Most of the data on immunomodulatory effects of UV radiation stem from mouse experiments, but the suppression of contact hypersensitivity by UV light also occurs in humans, along with many of the cellular effects (disappearance of Langerhans cells, influx of macrophage-like cells and release of certain cytokines such as interleukin-1, tumour necrosis factor α and interleukin-10).22,23 UV radiation can alter organic molecules in the skin and thus form novel antigens ("neo-antigens"), which could potentially evoke immune reactions. The UV-induced immunosuppression could therefore serve to prevent these illicit immune reactions (such as occur in photodermatoses). However, this immunosuppresion can clearly have adverse effects. UV effects on viral, bacterial, parasitic and fungal infections have been established in animal experiments.24,25 Infections that have a phase in the skin, like malaria and leprosy, are likely to be influenced. The herpes simplex "cold sore" triggered by sun exposure is a good example of an infection in humans brought forth by UV-induced immunosuppression.26 Reports by Finsen 100 years ago showed that UV irradiation can influence infections both beneficially (skin tuberculosis or lupus vulgaris) and adversely (smallpox).27
Immunosuppression is a risk factor for both skin cancer and non-Hodgkin's lymphoma. UV-induced immunosuppression might be expected to play a role in the prevalence of these cancers.28 The risk of non-Hodgkin's lymphoma is associated with skin cancer, and the incidence rates of both types of cancer have risen significantly over the past decades. This does not necessarily imply that increased sun exposure is the common causative factor. Unlike skin cancer, non-Hodgkin's lymphoma does not show a clear latitudinal gradient over the United States.29 More recently, however, it has been reported that the incidence of non-Hodgkin's lymphoma in Sweden tends to increase toward the south, but to a considerably lesser extent than that of squamous cell carcinoma.30 Experimental data showed that a combination of a chemical carcinogen and UV exposure induced lymphomas in hairless mice, whereas each agent on its own did not.31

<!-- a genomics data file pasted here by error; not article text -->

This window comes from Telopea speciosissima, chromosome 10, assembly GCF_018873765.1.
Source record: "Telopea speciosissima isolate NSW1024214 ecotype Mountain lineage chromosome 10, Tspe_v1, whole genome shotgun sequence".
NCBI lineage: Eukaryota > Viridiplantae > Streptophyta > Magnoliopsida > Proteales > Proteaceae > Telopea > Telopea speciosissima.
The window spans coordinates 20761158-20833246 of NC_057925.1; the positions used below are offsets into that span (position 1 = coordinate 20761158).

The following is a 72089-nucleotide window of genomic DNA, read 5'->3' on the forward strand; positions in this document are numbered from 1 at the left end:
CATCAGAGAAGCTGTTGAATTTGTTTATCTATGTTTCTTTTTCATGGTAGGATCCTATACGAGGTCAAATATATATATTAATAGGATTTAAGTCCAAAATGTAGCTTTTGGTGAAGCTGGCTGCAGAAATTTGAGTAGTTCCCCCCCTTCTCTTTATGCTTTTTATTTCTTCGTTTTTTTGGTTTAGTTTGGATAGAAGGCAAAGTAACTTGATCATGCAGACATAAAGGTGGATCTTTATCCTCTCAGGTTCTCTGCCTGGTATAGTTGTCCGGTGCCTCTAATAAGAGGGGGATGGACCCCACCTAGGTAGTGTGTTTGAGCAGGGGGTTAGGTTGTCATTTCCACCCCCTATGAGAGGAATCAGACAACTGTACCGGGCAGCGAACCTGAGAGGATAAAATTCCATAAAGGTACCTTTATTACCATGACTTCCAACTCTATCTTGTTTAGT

There is the possibility that human health would not only be directly affected by the increased levels of ambient UVB radiation, but also be indirectly affected by changes to the environment because of stratospheric ozone depletion. For example, UVB radiation contributes to photochemical smog: it can increase ozone at ground level and thus aggrevate respiratory afflictions. A potentially more dramatic effect could stem from a decrease in food production because of the effects of stratospheric ozone depletion on certain plants and animals. These indirect health effects are, however, even less easily quantified than the direct effects on human health.